Of the 250 or so individuals featured in the Register of Returned Convicts for Aberdeen, Isabella McLaren, or Sievewright, is the only one where a nickname is specified. Her moniker of "The Butterfly" would suggest that she fluttered gracefully from one crime to the next. However, her long list of well over 30 convictions, together with the newspaper reports of her various court appearances, hint at a nickname laced with irony.
Her many crimes, coupled with a slightly unusual surname, mean that further details about Isabella readily emerge from the newspaper reports of the time, making it much easier to paint a picture of her eventful and ultimately tragic life.
At the time of the 1871 census, Isabella was serving a sentence at the prison in Ayr. The census enumerator noted that she was born in Turriff around 1838, and we know from her death certificate of 1898 that her parents had been crofters, William and Isabella McLaren. Our Isabella married a William Sievewright, a farm servant, at Cairnie, near Huntly, in November 1854. However the marriage did not last: William was prosecuted for bigamy and sentenced to three months imprisonment for marrying an Isabella Duncan in November 1866 while his first marriage was still subsisting.
Given the social structures that existed within Victorian Scotland, a working class woman who lost the support of her husband in this way would have almost certainly have been consigned to a period of financial insecurity. Perhaps unsurprisingly, it is around this time that Isabella appears to really go off the rails, with reports of her petty thieving appearing with greater frequency in the newspapers. Under the title, "The Butterfly Creates a Scene", the Aberdeen Free Press of the 30th November 1869 ran the following report which conveys something of Isabella's character:
"Isabella McLaren or Sievewright, better known as "The Butterfly", who puts in frequent appearances at the Police Court, was charged with having committed a breach of the peace on the 29th, in a house in Mackay's Court, Gallowgate, the offence having been aggravated by 30 previous convictions since 1860. Prisoner pleaded not guilty and evidence of the most conclusive character was then given. Sievewright then called a witness for the defence and proceeded to ask some incoherent questions at him, although to what effect could not be heard. The answer was shouted out, "It's a lie! It's a lie!". Prisoner, who had gradually been nearing the witness, and was now close beside him, here stamped with rage, and actually yelled out an avalanche of Billingsgate, and in the excess of her vehemence and passion and before anyone could divine her intention, she seized the unfortunate witness with both hands by the whiskers, and tugged away fiercely, and then to vary the performance somewhat, still retaining hold of the whiskers with one hand, she planted the other amongst the hair of his head, and tore out a few handfuls, stamping with positive rage and fury all the time. Immediately there was a rush of policemen and spectators to the spot, and a speedy clambering over benches, but it was not without some difficulty that the prisoner was separated from the witness. The Fiscal...[said that]...such an offence he had not seen before any court and he would have to report it to the crown. Sievewright was sent to jail for sixty days".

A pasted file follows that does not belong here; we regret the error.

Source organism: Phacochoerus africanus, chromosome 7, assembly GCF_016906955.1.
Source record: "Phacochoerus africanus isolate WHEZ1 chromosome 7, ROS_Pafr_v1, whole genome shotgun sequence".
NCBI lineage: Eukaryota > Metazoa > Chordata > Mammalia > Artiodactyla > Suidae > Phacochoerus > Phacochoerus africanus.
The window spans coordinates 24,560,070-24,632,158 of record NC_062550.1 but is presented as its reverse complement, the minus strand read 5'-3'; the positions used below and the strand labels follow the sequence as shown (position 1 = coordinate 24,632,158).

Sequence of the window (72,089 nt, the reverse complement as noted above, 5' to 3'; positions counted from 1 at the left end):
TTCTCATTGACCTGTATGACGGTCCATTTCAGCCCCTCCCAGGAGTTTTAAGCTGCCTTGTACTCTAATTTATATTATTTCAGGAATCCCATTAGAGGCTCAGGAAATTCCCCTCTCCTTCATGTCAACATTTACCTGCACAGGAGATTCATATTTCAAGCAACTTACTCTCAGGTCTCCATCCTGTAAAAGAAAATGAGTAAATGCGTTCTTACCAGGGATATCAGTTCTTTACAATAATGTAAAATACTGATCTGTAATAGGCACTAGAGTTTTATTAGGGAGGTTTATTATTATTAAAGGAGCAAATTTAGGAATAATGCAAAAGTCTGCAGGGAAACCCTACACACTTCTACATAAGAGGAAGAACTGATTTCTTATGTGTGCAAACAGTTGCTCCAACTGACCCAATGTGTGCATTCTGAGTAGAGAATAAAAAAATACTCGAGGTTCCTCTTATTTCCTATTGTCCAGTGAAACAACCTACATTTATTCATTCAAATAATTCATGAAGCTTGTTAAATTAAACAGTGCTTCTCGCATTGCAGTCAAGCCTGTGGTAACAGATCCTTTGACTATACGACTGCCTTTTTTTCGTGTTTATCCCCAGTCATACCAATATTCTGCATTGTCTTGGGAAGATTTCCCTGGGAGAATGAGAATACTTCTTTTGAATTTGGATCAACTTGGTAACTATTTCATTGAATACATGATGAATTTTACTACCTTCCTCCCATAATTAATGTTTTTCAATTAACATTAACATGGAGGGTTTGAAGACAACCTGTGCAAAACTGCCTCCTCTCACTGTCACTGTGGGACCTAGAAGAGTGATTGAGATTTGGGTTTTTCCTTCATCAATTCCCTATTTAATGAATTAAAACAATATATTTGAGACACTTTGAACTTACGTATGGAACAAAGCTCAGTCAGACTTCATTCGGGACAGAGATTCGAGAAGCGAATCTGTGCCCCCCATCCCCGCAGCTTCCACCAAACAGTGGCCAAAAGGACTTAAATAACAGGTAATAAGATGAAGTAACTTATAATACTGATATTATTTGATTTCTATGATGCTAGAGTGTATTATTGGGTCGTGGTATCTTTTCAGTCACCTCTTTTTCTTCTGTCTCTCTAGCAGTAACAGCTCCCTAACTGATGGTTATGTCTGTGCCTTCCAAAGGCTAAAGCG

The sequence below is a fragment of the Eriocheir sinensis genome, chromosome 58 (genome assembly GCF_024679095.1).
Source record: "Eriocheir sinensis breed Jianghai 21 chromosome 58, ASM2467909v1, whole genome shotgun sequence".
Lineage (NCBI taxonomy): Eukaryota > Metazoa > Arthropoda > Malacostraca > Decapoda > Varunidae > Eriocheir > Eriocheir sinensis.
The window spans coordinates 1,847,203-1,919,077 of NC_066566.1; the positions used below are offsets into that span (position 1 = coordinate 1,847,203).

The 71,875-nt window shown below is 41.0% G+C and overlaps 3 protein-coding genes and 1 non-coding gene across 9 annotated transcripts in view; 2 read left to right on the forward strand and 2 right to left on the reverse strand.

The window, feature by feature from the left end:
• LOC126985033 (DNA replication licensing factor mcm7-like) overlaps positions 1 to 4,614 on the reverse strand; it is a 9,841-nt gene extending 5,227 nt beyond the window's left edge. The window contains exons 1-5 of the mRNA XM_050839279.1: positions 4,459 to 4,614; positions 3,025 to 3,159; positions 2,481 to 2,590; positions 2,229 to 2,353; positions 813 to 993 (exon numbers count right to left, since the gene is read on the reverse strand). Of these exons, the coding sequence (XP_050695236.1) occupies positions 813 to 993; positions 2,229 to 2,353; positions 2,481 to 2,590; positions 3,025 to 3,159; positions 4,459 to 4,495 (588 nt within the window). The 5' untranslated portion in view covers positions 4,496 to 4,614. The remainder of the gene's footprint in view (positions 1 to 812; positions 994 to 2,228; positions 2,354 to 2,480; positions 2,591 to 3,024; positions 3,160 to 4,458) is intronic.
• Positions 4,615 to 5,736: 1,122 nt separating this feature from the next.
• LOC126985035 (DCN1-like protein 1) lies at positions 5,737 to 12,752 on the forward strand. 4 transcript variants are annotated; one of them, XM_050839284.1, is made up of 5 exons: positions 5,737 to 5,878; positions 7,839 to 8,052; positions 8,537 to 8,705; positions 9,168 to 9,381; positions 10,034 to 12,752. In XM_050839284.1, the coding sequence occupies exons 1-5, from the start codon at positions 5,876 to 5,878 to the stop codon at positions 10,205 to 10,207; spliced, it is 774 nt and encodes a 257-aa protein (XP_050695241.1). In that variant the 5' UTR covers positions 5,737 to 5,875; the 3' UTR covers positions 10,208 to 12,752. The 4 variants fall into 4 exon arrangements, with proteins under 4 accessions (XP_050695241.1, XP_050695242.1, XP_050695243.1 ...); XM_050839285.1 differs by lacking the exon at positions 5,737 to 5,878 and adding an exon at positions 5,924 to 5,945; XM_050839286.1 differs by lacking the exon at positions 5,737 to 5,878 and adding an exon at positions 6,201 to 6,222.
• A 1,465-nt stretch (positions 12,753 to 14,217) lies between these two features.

During the 1870s and 1880s, Isabella makes further court appearances for crimes committed in Aberdeen, Huntly and Dundee. In 1891 the Aberdeen Press and Journal reports that she was involved in a breach of the peace at New Pitsligo in which she is described as having "no fixed place of residence". From this report and others it is also evident that Isabella was an alcoholic which may well have played a part in her death in 1898 when she drowned in Peterhead harbour. The Dundee Advertiser of 6th September 1898 reported the incident as follows:
"An unfortunate drowning accident occurred at Peterhead late on Saturday night. A South Firth fisherman named Alexander Lawrie saw a woman fall off Birnies Pier, and seeing her struggling in the water he made strenuous efforts to save her. The young man could hardly keep the woman's head above water, and the consequences might have been serious to himself had not a Coastguardsman named Gillard gone to his assistance. The woman was with difficulty got on the quay, but all efforts to restore animation were unavailing. The body was identified as that of Isabella McLaren or Sievewright, widow, aged 66 years of age. How she fell into the water is unknown".